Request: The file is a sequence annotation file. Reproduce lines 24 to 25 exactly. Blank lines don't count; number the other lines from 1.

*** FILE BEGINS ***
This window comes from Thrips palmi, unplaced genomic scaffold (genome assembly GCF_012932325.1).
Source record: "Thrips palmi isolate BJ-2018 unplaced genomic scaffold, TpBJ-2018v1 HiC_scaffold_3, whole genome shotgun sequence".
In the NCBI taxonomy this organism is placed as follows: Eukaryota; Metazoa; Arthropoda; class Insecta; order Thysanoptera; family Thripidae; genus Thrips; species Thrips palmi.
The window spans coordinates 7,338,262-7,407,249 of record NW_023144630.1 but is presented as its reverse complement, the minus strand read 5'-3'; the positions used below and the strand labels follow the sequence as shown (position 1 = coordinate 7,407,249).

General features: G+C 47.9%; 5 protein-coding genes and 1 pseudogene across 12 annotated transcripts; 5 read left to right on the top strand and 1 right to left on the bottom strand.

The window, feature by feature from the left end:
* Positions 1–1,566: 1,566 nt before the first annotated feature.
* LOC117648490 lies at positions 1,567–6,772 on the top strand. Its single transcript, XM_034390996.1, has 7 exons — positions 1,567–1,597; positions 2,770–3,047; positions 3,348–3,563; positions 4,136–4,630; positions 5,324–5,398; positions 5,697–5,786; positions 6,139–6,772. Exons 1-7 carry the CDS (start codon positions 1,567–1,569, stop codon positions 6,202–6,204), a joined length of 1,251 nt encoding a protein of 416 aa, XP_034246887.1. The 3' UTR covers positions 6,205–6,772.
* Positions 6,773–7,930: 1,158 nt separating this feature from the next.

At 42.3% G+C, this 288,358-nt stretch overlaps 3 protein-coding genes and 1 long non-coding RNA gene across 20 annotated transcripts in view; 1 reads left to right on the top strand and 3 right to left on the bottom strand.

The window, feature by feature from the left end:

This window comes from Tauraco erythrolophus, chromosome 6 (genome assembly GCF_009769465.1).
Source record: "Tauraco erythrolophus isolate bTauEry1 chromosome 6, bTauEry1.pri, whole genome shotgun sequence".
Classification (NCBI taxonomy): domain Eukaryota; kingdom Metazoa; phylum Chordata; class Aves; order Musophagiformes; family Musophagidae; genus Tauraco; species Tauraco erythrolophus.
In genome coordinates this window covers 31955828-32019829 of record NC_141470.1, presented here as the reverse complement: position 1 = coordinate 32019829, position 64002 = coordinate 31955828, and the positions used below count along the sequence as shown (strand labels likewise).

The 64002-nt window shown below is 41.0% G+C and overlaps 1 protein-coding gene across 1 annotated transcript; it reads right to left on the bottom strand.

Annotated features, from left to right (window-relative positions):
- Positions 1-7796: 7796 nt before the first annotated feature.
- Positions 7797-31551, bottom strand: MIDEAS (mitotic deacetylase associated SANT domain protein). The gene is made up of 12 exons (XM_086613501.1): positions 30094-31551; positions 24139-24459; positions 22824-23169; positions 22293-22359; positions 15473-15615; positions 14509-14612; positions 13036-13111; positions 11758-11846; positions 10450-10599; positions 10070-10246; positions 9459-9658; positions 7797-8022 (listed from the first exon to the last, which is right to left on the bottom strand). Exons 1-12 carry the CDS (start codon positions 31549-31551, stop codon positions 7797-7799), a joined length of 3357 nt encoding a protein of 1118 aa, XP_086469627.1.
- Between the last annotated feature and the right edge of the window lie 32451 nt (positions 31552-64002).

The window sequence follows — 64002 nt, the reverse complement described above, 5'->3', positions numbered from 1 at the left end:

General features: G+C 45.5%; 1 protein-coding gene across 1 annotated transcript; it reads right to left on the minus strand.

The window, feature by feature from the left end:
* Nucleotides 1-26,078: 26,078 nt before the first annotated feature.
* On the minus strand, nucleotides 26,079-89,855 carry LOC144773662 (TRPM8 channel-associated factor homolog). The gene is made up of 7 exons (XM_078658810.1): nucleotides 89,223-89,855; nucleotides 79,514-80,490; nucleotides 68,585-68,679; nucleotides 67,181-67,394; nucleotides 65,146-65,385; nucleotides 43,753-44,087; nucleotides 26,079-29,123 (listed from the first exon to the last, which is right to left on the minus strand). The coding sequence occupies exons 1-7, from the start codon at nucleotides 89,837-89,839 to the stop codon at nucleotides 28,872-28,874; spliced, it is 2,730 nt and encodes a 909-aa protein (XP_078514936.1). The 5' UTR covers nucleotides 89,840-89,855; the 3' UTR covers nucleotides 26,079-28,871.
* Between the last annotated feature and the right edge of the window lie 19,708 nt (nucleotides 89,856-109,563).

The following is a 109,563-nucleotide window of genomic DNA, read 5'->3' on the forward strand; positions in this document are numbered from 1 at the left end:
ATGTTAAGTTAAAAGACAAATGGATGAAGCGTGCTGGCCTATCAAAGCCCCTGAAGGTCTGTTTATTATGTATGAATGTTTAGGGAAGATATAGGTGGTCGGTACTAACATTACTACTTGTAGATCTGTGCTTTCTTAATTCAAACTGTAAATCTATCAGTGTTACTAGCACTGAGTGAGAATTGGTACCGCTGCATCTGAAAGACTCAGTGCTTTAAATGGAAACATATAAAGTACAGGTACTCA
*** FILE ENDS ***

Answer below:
* Nucleotides 1-26,078: 26,078 nt before the first annotated feature.
* On the minus strand, nucleotides 26,079-89,855 carry LOC144773662 (TRPM8 channel-associated factor homolog). The gene is made up of 7 exons (XM_078658810.1): nucleotides 89,223-89,855; nucleotides 79,514-80,490; nucleotides 68,585-68,679; nucleotides 67,181-67,394; nucleotides 65,146-65,385; nucleotides 43,753-44,087; nucleotides 26,079-29,123 (listed from the first exon to the last, which is right to left on the minus strand). The coding sequence occupies exons 1-7, from the start codon at nucleotides 89,837-89,839 to the stop codon at nucleotides 28,872-28,874; spliced, it is 2,730 nt and encodes a 909-aa protein (XP_078514936.1). The 5' UTR covers nucleotides 89,840-89,855; the 3' UTR covers nucleotides 26,079-28,871.